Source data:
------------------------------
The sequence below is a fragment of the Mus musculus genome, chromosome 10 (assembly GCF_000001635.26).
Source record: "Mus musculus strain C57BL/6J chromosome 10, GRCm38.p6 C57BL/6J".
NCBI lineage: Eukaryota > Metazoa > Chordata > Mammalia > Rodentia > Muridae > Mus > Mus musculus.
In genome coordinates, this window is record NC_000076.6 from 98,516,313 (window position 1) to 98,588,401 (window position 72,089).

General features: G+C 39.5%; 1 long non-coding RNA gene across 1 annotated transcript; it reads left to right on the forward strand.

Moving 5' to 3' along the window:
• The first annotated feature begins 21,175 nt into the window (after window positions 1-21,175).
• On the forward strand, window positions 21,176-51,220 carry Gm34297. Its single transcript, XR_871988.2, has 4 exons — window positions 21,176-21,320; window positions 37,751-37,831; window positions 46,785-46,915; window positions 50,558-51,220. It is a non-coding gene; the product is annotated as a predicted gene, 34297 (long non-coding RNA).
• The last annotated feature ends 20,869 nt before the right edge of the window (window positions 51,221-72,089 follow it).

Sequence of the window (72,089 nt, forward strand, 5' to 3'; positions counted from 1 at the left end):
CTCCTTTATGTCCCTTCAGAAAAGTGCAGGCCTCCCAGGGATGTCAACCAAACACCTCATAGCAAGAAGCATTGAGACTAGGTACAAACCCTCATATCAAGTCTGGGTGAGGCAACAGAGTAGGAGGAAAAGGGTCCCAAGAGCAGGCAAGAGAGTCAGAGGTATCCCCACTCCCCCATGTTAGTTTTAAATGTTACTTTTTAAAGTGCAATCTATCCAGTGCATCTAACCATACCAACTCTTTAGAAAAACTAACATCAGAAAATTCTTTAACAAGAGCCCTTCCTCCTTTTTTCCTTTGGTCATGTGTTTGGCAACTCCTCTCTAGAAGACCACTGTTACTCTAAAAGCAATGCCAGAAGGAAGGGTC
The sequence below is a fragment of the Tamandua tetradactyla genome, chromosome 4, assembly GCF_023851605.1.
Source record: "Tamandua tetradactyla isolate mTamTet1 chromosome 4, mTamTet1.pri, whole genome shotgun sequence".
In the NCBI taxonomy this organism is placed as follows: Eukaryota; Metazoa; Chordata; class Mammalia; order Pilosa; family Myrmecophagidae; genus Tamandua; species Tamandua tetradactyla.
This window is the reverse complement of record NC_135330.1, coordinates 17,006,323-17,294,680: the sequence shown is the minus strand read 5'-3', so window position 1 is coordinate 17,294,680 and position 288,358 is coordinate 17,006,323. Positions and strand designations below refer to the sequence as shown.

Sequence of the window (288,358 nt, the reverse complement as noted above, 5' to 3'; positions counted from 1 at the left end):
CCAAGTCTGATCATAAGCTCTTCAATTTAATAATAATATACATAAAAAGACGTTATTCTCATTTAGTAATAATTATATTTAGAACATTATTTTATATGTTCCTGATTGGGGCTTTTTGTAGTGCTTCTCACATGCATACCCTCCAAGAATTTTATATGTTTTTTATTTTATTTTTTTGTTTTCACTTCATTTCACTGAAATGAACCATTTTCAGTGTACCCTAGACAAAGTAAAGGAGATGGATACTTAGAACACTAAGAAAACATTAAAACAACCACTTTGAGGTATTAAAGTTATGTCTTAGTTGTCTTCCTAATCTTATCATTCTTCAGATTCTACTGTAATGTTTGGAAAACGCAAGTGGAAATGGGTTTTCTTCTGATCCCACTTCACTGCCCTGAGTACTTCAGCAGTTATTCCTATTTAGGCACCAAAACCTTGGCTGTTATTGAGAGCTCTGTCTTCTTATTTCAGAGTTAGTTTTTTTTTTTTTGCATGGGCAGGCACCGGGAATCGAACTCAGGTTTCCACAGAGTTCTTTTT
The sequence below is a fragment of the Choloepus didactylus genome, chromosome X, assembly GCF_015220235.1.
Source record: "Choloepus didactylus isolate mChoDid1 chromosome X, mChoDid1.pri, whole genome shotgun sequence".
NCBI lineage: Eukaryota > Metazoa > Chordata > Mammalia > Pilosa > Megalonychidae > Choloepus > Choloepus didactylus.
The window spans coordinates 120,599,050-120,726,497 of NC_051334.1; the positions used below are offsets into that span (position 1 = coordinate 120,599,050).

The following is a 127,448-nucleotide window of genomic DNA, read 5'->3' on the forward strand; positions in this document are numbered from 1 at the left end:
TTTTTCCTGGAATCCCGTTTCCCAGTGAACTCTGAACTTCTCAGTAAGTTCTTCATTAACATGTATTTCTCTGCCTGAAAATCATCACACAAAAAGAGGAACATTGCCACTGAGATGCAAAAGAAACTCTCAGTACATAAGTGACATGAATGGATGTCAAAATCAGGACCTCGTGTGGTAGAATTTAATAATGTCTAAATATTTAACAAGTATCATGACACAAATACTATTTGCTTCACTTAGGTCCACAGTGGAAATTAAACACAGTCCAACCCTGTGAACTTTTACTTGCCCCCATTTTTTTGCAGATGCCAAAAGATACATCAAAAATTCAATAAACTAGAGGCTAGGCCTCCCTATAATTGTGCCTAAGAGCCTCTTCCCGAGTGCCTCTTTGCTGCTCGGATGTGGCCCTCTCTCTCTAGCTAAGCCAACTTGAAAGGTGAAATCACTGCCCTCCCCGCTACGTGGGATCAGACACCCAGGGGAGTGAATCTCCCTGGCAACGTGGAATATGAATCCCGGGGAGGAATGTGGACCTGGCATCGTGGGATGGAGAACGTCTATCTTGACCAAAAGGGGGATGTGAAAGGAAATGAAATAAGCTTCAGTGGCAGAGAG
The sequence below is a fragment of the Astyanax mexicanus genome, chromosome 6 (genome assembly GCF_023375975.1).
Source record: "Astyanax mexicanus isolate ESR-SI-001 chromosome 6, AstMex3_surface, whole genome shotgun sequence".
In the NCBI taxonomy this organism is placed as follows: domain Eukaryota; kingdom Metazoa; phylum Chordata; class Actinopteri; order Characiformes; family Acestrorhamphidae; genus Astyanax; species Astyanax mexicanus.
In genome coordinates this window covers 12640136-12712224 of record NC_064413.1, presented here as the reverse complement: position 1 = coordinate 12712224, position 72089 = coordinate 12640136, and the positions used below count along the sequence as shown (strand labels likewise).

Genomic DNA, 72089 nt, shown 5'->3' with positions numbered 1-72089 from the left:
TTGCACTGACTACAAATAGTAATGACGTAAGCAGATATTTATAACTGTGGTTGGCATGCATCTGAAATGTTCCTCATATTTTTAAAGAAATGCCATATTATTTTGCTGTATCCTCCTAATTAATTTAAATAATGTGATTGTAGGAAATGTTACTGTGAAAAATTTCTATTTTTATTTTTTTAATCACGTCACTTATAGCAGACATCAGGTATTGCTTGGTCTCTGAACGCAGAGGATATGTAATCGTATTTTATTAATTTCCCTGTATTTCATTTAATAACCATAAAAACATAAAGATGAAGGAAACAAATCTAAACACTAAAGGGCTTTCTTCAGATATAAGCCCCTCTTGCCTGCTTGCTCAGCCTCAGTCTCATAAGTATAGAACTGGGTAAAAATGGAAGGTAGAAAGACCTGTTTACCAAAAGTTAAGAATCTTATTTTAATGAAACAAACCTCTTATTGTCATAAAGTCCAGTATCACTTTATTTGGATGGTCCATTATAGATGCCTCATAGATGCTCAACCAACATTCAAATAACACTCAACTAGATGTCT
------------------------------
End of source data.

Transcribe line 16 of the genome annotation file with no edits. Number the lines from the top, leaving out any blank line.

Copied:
Sequence of the window (288,358 nt, the reverse complement as noted above, 5' to 3'; positions counted from 1 at the left end):